Rules for the new normal

style="float: right; margin-bottom: 10px; font-weight: 600;"Tue 30th Nov, 2021

No financial support to set up a workstation, no contribution to additional heating and electricity costs - this is true for the vast majority of employees who did their job in the home office during the pandemic (91 percent). Nearly one in two home office workers (48 percent) also had to use personal devices to get their tasks done, their own laptop, cell phone or tablet.

These are the findings of the Index Gute Arbeit 2021, a representative survey conducted once a year by the German Trade Union Confederation (DGB). The report, which was published on Monday, deals with the working conditions in the Corona pandemic and its consequences for the job world of tomorrow - from the perspective of the employees. 6400 dependent employees were surveyed for this purpose from January to June. "The results are not only a stocktaking of an exceptional situation, they also show the requirements for shaping the work of the future," said DGB Chairman Reiner Hoffmann.

About one in three workers have worked from home very often since March 2020, according to the report, and one in twelve "often." Nearly one in three workers who could not work from home said they felt a very high or high degree of burden from infection control measures. Most notably, educators, secondary school teachers, and geriatric nurses said this.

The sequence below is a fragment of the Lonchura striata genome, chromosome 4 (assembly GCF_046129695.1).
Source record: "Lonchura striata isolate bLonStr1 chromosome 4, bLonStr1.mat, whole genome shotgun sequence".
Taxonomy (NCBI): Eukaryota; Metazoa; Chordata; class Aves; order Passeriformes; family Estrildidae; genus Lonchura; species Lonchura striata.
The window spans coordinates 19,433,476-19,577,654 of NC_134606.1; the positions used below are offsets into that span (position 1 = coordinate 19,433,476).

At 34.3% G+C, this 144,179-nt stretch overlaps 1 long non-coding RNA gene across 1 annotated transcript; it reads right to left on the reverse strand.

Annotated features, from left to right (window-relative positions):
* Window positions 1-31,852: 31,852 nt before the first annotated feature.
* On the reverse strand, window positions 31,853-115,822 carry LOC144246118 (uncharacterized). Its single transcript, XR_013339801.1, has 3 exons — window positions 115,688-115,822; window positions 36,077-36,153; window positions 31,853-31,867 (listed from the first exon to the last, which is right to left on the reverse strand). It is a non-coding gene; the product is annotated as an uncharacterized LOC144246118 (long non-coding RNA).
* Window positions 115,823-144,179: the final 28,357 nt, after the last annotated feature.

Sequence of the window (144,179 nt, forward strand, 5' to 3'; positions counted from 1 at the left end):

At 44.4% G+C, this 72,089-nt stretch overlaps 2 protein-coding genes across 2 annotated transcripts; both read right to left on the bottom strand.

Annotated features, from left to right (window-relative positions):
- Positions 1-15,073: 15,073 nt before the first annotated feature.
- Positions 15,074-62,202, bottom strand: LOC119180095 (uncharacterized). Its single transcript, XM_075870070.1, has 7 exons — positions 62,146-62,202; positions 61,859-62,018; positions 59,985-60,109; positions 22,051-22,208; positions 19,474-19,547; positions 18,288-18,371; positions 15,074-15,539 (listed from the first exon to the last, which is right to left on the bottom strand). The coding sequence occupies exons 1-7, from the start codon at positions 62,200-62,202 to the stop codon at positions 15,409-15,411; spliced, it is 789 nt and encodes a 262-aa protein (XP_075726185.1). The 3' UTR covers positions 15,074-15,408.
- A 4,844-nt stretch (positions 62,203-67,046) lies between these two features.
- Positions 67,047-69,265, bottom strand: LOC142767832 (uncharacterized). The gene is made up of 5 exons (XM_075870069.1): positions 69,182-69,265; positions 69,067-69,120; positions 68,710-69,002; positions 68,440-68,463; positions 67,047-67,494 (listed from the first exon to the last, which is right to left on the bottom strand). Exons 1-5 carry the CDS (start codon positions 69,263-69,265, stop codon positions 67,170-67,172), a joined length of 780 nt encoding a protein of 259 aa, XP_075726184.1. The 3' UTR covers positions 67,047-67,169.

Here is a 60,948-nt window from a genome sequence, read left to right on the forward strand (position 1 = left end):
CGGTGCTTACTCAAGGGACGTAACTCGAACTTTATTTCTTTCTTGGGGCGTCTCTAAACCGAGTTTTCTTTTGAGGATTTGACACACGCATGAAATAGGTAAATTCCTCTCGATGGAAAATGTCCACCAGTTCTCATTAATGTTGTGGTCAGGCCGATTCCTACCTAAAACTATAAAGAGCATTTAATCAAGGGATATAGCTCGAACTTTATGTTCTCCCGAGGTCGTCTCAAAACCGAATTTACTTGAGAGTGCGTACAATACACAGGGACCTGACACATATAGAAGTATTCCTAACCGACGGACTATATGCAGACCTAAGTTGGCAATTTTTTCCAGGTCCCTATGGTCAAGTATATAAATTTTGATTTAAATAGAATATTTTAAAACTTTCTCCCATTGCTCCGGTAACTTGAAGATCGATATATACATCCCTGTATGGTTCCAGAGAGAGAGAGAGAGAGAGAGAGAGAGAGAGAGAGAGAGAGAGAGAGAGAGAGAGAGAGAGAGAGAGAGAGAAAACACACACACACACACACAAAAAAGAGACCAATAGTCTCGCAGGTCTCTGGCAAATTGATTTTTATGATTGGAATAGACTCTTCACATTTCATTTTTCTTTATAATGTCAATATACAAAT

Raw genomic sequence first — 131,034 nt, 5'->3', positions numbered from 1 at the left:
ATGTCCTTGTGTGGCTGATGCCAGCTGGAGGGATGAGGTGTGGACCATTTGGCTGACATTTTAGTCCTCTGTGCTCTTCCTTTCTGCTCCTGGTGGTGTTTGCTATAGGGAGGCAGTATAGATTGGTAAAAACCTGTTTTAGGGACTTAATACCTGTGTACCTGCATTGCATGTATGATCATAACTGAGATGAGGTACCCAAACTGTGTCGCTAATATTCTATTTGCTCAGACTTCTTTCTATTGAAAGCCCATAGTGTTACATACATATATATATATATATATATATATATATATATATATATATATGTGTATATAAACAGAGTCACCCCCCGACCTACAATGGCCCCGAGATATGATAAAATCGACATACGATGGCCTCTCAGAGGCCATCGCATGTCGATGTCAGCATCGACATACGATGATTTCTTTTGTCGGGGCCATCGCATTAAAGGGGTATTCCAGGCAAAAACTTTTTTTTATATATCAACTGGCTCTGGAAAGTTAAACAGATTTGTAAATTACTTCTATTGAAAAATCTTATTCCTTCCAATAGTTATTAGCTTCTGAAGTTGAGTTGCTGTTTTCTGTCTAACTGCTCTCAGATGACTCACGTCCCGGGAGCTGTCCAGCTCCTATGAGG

The "new normal" is primarily digital

The advent of digital tools such as video conferencing, collaboration platforms and the home office have led to a "new normal," Hoffmann explained, but one that still needs to be regulated. "Beyond the crisis, there is a need for standards of good work, a strengthening of co-determination, and modern occupational health and safety for mobile working," Hoffman explained.

Company agreements lead to more co-determination

Because the survey also revealed that more than one in three employees who also did work at home (36 percent) said that their employer had no company agreements on home office. At employers who did have rules in place, employees had more influence on the organization of their working hours. They were less likely to have to be constantly available or work longer hours without pay.

Image by Andrea Toxiri


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